Like the Louvre, St. Petersburg’s Hermitage was in part a royal residence before it became a museum, and those who are inclined toward reverie might well imagine encountering the shades of Peter, Catherine, or Anastasia gliding through its galleries. In Alexander Sokurov’s Russian Ark, we encounter those notables and many more: Some 2,000 actors, musicians, and extras appear in a continuous historical tableau, brought to life not by a spiritualist with a fantastic group discount but by high-definition digital video.

The most extravagant museum tour ever filmed, Russian Ark is a feature-length single take hailed by the New York Times as “the longest unbroken shot in the history of film.” This is probably not true; Sokurov’s shot reportedly lasts 87 minutes, whereas Mike Figgis’ Timecode entails four simultaneous 93-minute takes. Even if not it’s not the longest, however, Russian Ark’s nonstop sequence is certainly the grandest. With Run Lola Run

cinematographer Tilman Buttner hefting the Steadicam, the film follows a 19th-century French diplomat called simply the Marquis (Sergey Dreiden) through time, space, and nearly a mile of hallways, salons, and ballrooms fit for a czar.

The Marquis is less our guide than the tour’s most privileged viewer. When first introduced, he expresses surprise that he’s speaking (and understanding) Russian, and he relies on various people he meets to explain the objects and happenings around him. The Marquis chats to the unseen narrator—who shares the cinematographer’s wide-angle point of view and goes unnoticed by everyone else onscreen—as well as to curators, administrators, and the occasional officious guard. During the sumptuous final scene, a re-creation of the last great ball of the czarist era, the Marquis even gets to dance.

In its day, the Hermitage—and, indeed, the very idea of St. Petersburg—was as vaingloriously nouveau riche as a Montgomery County McMansion, and the Marquis offers some withering remarks about Russia’s copyist culture. St. Petersburg, which turns 300 this year, is a relative upstart among European cities, but the narrator (who is Sokurov himself) defends it and all Russia from the Marquis’ jibes. Peter the Great’s bid to make his country “European” rather than “Asian” is also a recurring conversational theme, discussed between scenes of both Peter and another Great behaving with something less than imperial refinement.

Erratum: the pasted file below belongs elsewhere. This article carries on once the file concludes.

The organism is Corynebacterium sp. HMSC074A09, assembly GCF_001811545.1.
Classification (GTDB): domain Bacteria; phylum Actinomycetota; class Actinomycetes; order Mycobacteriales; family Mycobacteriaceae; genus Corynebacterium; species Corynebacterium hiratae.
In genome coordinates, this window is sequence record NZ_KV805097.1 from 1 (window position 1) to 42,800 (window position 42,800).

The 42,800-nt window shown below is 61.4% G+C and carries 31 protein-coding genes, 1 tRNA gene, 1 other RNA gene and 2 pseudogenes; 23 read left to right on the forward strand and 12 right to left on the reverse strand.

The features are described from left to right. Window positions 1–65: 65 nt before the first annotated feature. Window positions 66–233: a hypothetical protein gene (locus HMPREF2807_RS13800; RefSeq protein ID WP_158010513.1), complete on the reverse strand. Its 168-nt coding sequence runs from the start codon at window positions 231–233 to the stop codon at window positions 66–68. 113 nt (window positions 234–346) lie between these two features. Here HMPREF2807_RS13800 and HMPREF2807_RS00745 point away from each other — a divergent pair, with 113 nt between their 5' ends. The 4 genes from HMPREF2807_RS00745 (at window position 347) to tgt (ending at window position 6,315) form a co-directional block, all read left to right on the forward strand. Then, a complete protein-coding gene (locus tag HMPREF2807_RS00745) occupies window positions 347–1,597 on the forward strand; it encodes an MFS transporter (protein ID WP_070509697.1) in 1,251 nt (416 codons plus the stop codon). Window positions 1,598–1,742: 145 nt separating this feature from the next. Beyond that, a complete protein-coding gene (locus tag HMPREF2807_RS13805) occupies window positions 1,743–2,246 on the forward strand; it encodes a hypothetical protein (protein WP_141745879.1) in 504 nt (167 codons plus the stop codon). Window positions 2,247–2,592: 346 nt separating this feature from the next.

The cameraman/narrator doesn’t follow a strict chronological course. The most recent sequence, a dark evocation of World War I’s toll, occurs before the finale, which is set in 1913. The film makes no direct reference to events after Nicholas II’s 1917 abdication, suggesting that the Hermitage’s historical consciousness concludes with the end of the monarchy. (Sokurov is not hesitant to interpret subsequent events, however: Two films he made before Russian Ark, Moloch and Taurus, are about Hitler and Lenin, respectively.) After Nicholas, the deluge—although in this case, historical oblivion takes the form of drifting snow.

As a cinematic stunt, Russian Ark tops Hitchcock’s Rope, which hid its cuts to simulate a single shot, if not the most elaborately choreographed long-take sequences of Theo Angelopoulos’ The Traveling Players or Miklos Jancso’s Elektreia. In fact, the movement from room to room has the effect of dividing the film into discrete scenes, even without edits. But even though the narrative gimmick proves slight, the technical one ultimately pays off: The film’s final 10 minutes dazzle, as the camera weaves through hundreds of dancers and slips down a teeming grand staircase. When the ballgoers exit into posterity, the effect is almost physically enveloping, but also poignantly ephemeral. CP